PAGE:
Archive for Feuillade

The Sunday Intertitle: Za & Za

Posted in FILM with tags , , , , on April 19, 2020 by dcairns


“Za la Mort and Za la Vie with old aunt Camilla live happily in the countryside.”

And they have a really nice kitchen, actually.


This domesticity is a surprising element, since Za la Mort is a kind of super-criminal. But he only uses his powers for good.

The Italians were quick to copy Feuillade’s supervillain capers like FANTOMAS, but, while the Frenchman is clearly at least somewhat enamoured of his invincible bad guy, the Italians, as we’d see even more clearly later in DANGER: DIABOLIK, basically had more sympathy for crooks than cops.

This is I TOPI GRIGI (1918), which I missed last year at Bologna but am catching up with now.

Za la Mort may be a criminal, but he’s up against much worse criminals, one of those secret societies you hear about. To be continued…


The faces are extraordinary. Za la Mort (left) has just saved this young chap, and his little dog too, from a street gang.


The Judex Files: Backstory

Posted in FILM with tags , , on November 23, 2016 by dcairns


Having delivered two throbbing climaxes in as many episodes, Louis Feuillade and his team change the pace for episode 7 of their serial JUDEX, introducing Judex’s mum, and flashing back to his childhood to finally provide his motivation — in effect, his secret origin. Now read on…

We learn how Favraux the banker ruined Judex and his brother Robert’s dad, leading to dad’s death. The beastly banker also behaved like a cad to their poor mother. Flashback Favraux even has a twirly villain mustache — a massive one. The Harley Davidson of handlebars.


“Here’s your Florida call, M. Favraux.”

An oath of revenge is sworn over dead dad. In a cruel irony, it turns out that the family aren’t destitute after all — now Judex has a fortune which he can use to plot his revenge. All those dogs and pigeons don’t come cheap, you know.

Present tense: Ma Judex is displeased to learn that her son has commuted the banker’s sentence from death to life imprisonment, all because he fancies the daughter. You can’t let little things like that turn you from the path of righteousness if you want to make a go of the vengeance business.

Judex will spend the rest of this episode moping.


Interlude with Cocantin the detective and the Liquorice Kid, his new ward. Wonderful how casually these things can be arranged in 1916 France. First he was living with his little girl-boy friend, sharing a bed, now he’s adopted by a private dick. Where might he end up? President of the Republic? Emperor? He has a Napoleonic look to him.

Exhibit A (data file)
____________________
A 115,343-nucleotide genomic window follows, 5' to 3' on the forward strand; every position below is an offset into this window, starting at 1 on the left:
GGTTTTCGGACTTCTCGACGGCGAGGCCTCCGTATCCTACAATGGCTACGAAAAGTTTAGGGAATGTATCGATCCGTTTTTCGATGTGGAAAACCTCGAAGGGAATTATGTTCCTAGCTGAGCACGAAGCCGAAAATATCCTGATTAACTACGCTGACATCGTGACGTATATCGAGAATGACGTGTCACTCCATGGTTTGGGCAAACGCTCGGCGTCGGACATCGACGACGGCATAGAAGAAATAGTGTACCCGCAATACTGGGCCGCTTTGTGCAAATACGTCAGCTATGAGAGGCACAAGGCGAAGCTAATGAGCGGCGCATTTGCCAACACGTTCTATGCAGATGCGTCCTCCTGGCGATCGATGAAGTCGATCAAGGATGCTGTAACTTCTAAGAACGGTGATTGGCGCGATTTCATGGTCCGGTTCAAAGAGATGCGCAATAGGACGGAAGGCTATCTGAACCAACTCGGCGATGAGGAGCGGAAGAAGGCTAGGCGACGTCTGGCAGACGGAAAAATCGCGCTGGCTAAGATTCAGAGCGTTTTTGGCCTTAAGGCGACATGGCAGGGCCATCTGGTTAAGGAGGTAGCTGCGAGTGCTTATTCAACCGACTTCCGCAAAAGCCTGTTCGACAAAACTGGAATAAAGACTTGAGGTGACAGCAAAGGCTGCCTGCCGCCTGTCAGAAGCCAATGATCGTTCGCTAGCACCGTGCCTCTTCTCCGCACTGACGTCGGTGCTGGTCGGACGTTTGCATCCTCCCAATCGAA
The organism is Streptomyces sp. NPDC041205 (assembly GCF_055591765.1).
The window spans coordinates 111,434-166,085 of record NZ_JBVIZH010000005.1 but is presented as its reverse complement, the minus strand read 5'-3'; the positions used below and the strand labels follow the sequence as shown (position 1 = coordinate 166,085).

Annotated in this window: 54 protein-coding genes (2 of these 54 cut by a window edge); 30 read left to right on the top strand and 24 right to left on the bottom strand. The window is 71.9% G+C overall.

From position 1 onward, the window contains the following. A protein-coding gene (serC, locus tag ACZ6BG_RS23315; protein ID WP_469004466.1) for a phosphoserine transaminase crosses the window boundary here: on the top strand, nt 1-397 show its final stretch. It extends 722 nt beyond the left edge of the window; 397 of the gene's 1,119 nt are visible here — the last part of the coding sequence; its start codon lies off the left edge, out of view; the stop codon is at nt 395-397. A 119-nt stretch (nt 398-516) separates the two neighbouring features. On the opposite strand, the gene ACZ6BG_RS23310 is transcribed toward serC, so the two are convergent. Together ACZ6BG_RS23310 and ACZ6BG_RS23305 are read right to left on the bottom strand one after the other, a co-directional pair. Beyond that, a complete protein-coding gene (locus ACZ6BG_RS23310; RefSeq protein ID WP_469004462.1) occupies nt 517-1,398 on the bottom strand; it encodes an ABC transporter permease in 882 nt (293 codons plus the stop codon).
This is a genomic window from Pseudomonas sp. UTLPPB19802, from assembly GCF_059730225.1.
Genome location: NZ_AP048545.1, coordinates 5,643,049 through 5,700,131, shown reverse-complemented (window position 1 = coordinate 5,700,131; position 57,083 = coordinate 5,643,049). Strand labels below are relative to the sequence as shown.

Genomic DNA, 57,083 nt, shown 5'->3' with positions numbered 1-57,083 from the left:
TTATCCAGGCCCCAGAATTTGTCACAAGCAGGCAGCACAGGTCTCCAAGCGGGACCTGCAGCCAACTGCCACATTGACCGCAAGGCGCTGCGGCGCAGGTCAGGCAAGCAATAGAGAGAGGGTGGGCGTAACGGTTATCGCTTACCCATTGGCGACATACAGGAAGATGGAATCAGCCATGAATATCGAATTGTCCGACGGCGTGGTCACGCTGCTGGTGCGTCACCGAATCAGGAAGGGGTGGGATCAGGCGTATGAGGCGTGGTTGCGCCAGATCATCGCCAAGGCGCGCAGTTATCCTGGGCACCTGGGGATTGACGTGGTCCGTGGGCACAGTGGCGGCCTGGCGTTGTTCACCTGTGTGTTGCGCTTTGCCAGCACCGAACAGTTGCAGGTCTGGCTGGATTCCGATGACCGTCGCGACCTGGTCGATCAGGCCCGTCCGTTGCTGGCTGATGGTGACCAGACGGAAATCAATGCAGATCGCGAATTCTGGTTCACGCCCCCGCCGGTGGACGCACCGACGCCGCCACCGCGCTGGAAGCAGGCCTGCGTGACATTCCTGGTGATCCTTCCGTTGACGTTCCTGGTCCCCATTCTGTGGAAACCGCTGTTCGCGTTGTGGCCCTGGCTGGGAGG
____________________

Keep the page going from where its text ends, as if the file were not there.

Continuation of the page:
Musidora makes another kidnap attempt, is thwarted.


Ma Judex is thwarted too — seeing Favraux’s daughter and grand-daughter-son praying alongside the Liquorice Kid, her vengefulness softens and she lets mercy into her heart. This kind of heartfelt stuff, which LES VAMPIRES and FANTOMAS just don’t bother with, is really lovely. Naive, perhaps, but sincere.


Fantomas Contre le Phantom

Posted in FILM with tags , , , , on July 5, 2014 by dcairns


In Part Four of the original FANTOMAS, Inspector Juve, that hard-working plodder, is arrested under suspicion of being his arch-enemy Fantomas. And at a masked ball, several characters appear dressed as the super-villain, in black leggings, shirt, cape, and executioner’s hood.

What strikes me as funny here is the similarity with Blake Edwards’ first PINK PANTHER film, which ends with Clouseau arrested as the Phantom, legendary jewel thief, after a climax at a masquerade where both David Niven and Robert Wagner have disguised themselves as gorillas.


Now, Edwards was certainly influenced by TO CATCH A THIEF, which features a famous cat burglar as hero and includes a costume ball as setting for the finale, with undercover cops patrolling the premises in various impractical disguises. But the Fantomas connection seems awfully strong. The clutching hand of Fantomas reaches clean through the twentieth century…